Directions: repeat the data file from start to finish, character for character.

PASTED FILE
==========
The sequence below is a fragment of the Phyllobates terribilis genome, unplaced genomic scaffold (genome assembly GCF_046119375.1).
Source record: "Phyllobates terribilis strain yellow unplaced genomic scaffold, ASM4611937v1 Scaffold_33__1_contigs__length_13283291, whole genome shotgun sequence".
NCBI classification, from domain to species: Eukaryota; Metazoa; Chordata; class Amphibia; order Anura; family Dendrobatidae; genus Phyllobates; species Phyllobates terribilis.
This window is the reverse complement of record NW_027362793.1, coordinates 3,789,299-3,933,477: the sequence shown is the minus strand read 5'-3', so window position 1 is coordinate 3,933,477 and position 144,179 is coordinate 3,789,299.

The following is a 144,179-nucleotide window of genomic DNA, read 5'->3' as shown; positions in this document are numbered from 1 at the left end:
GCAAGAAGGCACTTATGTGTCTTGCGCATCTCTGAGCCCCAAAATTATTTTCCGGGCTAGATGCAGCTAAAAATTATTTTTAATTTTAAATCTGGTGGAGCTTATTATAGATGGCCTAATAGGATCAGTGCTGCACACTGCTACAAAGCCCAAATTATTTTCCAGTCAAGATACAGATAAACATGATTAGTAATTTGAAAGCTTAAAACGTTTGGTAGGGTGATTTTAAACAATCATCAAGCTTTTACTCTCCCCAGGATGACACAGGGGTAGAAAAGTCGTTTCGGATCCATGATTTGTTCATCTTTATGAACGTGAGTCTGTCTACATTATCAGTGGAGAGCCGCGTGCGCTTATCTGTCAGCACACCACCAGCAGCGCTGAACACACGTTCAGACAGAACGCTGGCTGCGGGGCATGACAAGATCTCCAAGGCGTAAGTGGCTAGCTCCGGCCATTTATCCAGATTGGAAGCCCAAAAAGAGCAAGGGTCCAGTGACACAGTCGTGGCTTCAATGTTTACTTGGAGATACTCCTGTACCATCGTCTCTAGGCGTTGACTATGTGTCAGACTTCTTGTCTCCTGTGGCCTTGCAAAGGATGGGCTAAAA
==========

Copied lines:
The sequence below is a fragment of the Phyllobates terribilis genome, unplaced genomic scaffold (genome assembly GCF_046119375.1).
Source record: "Phyllobates terribilis strain yellow unplaced genomic scaffold, ASM4611937v1 Scaffold_33__1_contigs__length_13283291, whole genome shotgun sequence".
NCBI classification, from domain to species: Eukaryota; Metazoa; Chordata; class Amphibia; order Anura; family Dendrobatidae; genus Phyllobates; species Phyllobates terribilis.
This window is the reverse complement of record NW_027362793.1, coordinates 3,789,299-3,933,477: the sequence shown is the minus strand read 5'-3', so window position 1 is coordinate 3,933,477 and position 144,179 is coordinate 3,789,299.

The following is a 144,179-nucleotide window of genomic DNA, read 5'->3' as shown; positions in this document are numbered from 1 at the left end:
GCAAGAAGGCACTTATGTGTCTTGCGCATCTCTGAGCCCCAAAATTATTTTCCGGGCTAGATGCAGCTAAAAATTATTTTTAATTTTAAATCTGGTGGAGCTTATTATAGATGGCCTAATAGGATCAGTGCTGCACACTGCTACAAAGCCCAAATTATTTTCCAGTCAAGATACAGATAAACATGATTAGTAATTTGAAAGCTTAAAACGTTTGGTAGGGTGATTTTAAACAATCATCAAGCTTTTACTCTCCCCAGGATGACACAGGGGTAGAAAAGTCGTTTCGGATCCATGATTTGTTCATCTTTATGAACGTGAGTCTGTCTACATTATCAGTGGAGAGCCGCGTGCGCTTATCTGTCAGCACACCACCAGCAGCGCTGAACACACGTTCAGACAGAACGCTGGCTGCGGGGCATGACAAGATCTCCAAGGCGTAAGTGGCTAGCTCCGGCCATTTATCCAGATTGGAAGCCCAAAAAGAGCAAGGGTCCAGTGACACAGTCGTGGCTTCAATGTTTACTTGGAGATACTCCTGTACCATCGTCTCTAGGCGTTGACTATGTGTCAGACTTCTTGTCTCCTGTGGCCTTGCAAAGGATGGGCTAAAA